Longitudinal trajectories of severe wheeze exacerbations from infancy to school age and their association with early-life risk factors and late asthma outcomes

Matea Deliu, Sara Fontanella, Sadia Haider, Matthew Sperrin, Nophar Geifman, Clare Murray, Angela Simpson, Adnan Custovic

Research output: Contribution to journalArticlepeer-review

Abstract

Introduction: Exacerbation-prone asthma subtype has been reported in studies using data-driven methodologies. However, patterns of severe exacerbations have not been studied. Objective: To investigate longitudinal trajectories of severe wheeze exacerbations from infancy to school-age. Methods: We applied longitudinal k-means clustering to derive exacerbation trajectories among 887 participants from a population-based birth cohort with severe wheeze exacerbations confirmed in healthcare records. We examined early-life risk factors of the derived trajectories, and their asthma−related outcomes and lung function in adolescence. Results: 498/887 children (56%) had physician-confirmed wheeze by age 8 years, of whom 160 had at least one severe exacerbation. A two-cluster model provided the optimal solution for severe exacerbation trajectories among these 160 children: “Infrequent exacerbations (IE)” (n=150, 93.7%) and “Early-onset frequent exacerbations (FE)” (n=10, 6.3%). Shorter duration of breastfeeding was the strongest early-life risk factor for FE (weeks, median [IQR]: FE, 0 [0-1.75] vs. IE, 6 [0-20], p<0.001). Specific airway resistance (sRaw) was significantly higher in FE compared to IE trajectory throughout childhood. We then compared children in the two exacerbation trajectories with those who have never wheezed (NW, n=389), or have wheezed but had no severe exacerbations (WNE, n=338). At age 8 years, FEV1/FVC was significantly lower and FeNO significantly higher among FE children compared to all other groups. By adolescence (age 16), subjects in FE trajectory were significantly more likely to have current asthma (67% FE vs. 30% IE vs. 13% WNE, p<0.001) and use inhaled corticosteroids (77% FE vs. 15% IE vs. 18% WNE, p<0.001). Lung function was significantly diminished in the FE trajectory (FEV1/FVC, mean [95%CI]: 89.9% [89.3-90.5] vs. 88.1% [87.3-88.8] vs. 85.1% [83.4-86.7] vs. 74.7% [61.5-87.8], NW, WNE, IE, FE respectively, p<0.001). Conclusion: We have identified two distinct trajectories of severe exacerbations during childhood with different early-life risk factors and asthma-related outcomes in adolescence.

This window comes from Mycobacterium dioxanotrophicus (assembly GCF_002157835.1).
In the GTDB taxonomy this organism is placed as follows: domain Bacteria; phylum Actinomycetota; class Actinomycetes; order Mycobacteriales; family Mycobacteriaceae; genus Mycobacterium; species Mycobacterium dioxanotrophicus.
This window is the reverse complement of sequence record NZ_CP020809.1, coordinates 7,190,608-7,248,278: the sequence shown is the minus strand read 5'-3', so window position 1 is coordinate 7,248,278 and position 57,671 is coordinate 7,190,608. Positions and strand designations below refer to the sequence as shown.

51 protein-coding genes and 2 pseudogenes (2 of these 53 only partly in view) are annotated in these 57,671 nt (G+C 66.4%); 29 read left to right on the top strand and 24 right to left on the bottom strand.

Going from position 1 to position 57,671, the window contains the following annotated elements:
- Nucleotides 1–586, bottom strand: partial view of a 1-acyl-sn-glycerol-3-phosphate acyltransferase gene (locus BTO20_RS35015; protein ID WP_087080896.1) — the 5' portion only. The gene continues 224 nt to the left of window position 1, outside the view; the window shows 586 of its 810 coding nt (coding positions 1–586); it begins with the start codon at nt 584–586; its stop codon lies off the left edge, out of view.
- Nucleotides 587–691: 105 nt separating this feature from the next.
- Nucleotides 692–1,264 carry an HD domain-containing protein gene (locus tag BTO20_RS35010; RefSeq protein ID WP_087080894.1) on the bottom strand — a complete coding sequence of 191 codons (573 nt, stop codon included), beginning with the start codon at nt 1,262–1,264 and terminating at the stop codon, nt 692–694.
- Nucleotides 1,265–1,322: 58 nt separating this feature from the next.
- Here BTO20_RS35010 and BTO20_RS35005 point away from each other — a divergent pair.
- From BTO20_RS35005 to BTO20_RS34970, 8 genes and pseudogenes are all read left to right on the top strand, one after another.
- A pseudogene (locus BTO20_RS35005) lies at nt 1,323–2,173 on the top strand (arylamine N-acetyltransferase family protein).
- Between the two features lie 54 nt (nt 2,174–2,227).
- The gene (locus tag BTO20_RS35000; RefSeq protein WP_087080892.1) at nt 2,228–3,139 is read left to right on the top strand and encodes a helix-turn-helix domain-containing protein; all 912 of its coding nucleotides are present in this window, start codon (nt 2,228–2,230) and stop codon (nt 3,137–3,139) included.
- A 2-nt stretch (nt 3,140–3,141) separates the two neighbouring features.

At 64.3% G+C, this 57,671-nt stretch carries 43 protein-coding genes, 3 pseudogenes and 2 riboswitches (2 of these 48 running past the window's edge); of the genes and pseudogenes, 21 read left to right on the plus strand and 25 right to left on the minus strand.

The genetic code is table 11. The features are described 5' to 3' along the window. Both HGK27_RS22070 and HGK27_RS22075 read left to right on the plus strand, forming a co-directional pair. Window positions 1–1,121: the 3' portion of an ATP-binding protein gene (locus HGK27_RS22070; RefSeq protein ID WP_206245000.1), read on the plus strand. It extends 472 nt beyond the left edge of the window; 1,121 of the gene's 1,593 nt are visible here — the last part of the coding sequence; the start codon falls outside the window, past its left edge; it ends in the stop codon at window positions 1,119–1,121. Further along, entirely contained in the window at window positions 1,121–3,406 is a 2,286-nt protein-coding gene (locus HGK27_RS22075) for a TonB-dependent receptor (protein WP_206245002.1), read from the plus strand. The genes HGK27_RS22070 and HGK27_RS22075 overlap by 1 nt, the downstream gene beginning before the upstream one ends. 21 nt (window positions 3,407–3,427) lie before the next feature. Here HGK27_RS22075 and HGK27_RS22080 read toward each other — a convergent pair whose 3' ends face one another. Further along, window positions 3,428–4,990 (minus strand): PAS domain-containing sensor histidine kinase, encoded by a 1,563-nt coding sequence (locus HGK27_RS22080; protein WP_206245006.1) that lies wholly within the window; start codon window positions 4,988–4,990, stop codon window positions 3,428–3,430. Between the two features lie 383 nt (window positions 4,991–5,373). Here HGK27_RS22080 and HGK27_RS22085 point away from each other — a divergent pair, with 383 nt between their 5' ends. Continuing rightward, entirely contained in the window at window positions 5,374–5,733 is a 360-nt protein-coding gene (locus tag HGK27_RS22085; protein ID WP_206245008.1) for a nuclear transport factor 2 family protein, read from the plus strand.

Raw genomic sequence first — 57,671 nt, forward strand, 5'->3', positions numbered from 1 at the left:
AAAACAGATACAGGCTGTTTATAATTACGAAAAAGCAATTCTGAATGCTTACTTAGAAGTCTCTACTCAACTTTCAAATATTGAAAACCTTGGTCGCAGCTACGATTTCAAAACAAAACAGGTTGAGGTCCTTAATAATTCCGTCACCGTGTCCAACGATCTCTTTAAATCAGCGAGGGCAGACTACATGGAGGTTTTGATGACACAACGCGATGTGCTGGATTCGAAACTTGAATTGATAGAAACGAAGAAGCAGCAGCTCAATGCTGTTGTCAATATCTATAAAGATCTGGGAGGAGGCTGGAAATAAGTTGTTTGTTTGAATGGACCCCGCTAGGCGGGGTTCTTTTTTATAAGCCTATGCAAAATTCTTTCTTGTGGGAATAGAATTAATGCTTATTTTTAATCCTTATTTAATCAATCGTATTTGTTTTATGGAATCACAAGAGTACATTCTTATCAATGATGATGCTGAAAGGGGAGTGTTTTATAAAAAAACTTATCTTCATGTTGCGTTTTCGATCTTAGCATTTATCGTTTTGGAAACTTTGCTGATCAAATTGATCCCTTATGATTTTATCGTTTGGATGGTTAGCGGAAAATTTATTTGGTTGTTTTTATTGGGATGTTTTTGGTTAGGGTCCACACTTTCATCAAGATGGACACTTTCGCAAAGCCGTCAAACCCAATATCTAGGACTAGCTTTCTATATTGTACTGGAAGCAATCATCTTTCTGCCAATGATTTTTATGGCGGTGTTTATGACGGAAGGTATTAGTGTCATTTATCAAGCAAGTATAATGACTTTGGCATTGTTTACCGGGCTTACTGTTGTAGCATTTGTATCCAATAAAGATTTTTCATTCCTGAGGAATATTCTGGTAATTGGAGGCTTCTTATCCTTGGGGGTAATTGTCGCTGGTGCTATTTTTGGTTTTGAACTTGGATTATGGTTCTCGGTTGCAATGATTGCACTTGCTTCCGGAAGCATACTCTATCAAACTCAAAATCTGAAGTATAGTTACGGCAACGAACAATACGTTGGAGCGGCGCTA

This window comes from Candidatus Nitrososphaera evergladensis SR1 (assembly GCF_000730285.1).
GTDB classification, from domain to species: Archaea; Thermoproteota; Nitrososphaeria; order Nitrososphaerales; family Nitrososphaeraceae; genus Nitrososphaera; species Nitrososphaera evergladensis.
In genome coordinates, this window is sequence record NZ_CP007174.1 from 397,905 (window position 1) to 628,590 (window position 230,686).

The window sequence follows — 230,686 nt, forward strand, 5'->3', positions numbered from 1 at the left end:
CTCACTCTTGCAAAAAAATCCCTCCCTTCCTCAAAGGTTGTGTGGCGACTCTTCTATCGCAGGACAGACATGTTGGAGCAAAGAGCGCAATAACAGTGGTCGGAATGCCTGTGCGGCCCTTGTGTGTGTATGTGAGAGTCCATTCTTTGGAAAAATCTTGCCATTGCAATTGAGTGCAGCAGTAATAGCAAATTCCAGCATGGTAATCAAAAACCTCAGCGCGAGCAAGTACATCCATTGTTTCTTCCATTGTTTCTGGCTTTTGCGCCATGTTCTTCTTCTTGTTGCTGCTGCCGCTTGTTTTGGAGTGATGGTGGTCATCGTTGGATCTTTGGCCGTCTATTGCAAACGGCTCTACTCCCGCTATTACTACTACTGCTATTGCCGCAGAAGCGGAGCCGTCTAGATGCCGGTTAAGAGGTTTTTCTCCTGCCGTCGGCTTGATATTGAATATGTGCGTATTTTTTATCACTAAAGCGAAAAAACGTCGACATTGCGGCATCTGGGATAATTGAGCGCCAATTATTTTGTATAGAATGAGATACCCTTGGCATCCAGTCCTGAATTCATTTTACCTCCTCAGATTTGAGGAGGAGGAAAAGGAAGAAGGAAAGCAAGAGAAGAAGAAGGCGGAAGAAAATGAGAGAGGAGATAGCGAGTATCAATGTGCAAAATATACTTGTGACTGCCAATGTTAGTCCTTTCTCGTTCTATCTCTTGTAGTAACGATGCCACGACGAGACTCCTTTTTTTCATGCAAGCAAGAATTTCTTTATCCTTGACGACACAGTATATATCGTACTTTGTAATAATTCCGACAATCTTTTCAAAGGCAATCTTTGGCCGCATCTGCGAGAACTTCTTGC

Original languageEnglish
Pages (from-to)315-324
JournalClinical and experimental allergy : journal of the British Society for Allergy and Clinical Immunology
Volume50
Issue number3
Early online date25 Dec 2019
DOIs
Publication statusPublished - Mar 2020

Keywords

  • childhood asthma
  • machine learning
  • asthma exacerbations
  • primary care data

Fingerprint

Dive into the research topics of 'Longitudinal trajectories of severe wheeze exacerbations from infancy to school age and their association with early-life risk factors and late asthma outcomes'. Together they form a unique fingerprint.

Cite this